A technical indicator divergence is a difference in the movement or direction of a security’s price and an indicator derived from that security’s price or volume, such as moving averages, momentum indicators (RSI, MACD) and oscillators, which are used to analyze the market trend and make predictions about future price movements. The divergence is typically identified by comparing the slope, direction, or position of the indicator and the security’s price. There are two types of divergence, Bullish Divergence and Bearish Divergence.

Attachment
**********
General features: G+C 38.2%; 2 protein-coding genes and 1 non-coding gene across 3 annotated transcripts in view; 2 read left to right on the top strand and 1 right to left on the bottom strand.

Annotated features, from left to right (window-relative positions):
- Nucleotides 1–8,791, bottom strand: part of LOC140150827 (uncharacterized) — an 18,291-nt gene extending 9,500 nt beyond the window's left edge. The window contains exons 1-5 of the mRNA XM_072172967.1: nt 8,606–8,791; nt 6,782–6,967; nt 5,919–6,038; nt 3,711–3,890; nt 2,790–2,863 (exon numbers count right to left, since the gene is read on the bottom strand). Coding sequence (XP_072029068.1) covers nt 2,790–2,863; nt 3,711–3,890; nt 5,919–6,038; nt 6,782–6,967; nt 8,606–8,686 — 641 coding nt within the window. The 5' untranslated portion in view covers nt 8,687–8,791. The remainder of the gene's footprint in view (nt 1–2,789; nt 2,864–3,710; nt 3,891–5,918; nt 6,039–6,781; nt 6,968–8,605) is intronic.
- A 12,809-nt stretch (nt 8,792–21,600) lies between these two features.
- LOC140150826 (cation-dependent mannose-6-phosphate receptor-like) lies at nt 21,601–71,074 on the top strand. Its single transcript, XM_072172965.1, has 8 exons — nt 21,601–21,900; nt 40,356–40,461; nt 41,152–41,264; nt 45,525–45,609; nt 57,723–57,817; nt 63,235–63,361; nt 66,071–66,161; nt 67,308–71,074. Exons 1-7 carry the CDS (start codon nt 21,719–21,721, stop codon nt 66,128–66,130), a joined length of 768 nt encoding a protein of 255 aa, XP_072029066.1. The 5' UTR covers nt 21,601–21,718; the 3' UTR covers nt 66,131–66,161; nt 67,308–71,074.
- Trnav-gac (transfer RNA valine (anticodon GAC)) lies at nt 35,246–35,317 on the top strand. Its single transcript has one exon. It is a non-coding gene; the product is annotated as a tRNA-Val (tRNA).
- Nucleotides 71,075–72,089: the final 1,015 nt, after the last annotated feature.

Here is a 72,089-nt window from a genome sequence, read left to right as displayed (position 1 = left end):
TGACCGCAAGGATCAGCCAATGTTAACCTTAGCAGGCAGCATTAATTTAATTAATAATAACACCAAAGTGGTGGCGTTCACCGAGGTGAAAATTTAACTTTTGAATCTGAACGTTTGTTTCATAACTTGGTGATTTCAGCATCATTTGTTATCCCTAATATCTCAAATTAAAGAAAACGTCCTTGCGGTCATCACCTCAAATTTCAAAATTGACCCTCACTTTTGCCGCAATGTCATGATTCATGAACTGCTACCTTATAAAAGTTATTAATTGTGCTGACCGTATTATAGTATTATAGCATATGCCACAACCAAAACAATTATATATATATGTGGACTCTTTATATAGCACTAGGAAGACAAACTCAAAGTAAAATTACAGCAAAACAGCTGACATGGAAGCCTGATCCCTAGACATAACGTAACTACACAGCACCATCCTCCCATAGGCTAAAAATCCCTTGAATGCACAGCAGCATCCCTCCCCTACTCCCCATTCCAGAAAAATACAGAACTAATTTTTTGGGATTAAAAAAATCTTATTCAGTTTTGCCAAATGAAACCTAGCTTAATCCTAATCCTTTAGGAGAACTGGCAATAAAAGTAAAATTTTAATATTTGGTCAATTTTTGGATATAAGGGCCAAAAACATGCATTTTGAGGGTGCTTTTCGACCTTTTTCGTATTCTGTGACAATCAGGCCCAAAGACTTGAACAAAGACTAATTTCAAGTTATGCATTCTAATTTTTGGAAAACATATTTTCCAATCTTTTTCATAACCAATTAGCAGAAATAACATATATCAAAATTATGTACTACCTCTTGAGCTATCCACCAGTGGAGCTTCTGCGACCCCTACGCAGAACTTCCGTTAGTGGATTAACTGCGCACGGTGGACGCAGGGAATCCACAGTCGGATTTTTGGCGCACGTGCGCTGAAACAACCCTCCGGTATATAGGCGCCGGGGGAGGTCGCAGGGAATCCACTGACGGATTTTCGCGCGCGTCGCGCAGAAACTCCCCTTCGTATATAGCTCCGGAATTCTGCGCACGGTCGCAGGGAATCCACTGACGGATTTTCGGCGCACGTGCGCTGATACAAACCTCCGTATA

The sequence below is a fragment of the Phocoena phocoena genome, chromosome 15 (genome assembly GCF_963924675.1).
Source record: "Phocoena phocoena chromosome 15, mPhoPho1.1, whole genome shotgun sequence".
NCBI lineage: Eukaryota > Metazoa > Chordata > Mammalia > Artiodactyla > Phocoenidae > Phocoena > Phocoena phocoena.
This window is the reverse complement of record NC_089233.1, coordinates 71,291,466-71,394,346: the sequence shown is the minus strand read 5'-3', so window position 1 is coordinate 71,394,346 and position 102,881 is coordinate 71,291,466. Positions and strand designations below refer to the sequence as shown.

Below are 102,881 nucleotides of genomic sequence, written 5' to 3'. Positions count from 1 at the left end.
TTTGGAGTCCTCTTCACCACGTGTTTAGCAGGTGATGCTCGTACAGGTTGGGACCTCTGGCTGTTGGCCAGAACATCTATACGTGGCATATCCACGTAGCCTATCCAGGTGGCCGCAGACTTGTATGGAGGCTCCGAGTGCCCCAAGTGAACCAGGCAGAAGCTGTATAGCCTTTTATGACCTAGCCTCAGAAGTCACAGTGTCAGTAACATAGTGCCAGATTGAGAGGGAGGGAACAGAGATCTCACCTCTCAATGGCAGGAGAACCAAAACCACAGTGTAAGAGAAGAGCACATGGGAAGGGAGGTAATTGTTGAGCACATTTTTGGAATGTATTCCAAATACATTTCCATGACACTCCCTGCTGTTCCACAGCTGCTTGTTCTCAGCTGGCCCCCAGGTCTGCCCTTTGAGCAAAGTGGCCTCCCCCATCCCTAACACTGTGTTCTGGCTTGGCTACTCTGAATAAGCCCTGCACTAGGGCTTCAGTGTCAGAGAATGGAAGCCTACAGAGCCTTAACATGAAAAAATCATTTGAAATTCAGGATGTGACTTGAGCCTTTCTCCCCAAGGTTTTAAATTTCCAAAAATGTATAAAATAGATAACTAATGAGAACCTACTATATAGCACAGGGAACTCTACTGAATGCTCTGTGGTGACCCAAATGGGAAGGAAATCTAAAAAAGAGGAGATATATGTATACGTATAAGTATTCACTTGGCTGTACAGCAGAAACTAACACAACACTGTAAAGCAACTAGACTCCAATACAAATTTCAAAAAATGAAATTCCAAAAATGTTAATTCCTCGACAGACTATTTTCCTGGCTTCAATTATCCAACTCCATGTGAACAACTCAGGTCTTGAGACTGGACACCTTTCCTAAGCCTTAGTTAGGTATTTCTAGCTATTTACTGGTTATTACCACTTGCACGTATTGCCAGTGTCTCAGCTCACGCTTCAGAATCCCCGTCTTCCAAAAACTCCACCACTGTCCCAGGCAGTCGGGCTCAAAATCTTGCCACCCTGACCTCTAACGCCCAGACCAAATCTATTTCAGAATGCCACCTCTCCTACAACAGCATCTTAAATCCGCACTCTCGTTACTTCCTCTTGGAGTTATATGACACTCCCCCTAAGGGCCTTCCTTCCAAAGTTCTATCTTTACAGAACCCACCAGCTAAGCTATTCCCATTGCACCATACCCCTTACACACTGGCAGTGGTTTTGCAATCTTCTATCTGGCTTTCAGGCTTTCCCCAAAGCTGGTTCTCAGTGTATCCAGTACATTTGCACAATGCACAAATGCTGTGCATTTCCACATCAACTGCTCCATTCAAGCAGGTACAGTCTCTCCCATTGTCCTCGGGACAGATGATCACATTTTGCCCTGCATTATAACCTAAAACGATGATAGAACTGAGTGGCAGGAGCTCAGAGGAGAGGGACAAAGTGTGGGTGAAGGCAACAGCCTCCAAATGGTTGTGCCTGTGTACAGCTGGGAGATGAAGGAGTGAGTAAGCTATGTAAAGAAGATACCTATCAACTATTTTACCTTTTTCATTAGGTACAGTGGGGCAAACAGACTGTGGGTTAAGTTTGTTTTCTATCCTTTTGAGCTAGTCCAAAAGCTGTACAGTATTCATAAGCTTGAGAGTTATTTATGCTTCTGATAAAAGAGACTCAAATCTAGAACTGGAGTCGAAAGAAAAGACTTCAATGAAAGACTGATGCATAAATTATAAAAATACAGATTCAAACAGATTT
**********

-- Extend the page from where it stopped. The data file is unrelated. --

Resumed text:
Bearish Divergence: This happens when the security’s price is making higher highs, but the indicator is making lower highs, this shows a bearish trend is starting to develop, and it could be a signal to sell the underlying asset.
Bullish Divergence: This occurs when the security’s price is making lower lows, but the indicator is making higher lows, this shows a bullish trend is starting to develop, and it could be a signal to buy the underlying asset.
While the divergence pattern is a useful tool for intraday traders, it’s important to note that it’s not a surefire signal to enter a trade. It should be used in conjunction with other indicators, chart patterns and market conditions, as well as considering any news events that may influence the market. Additionally, it’s always crucial to manage risk and use appropriate stop loss in any trading strategy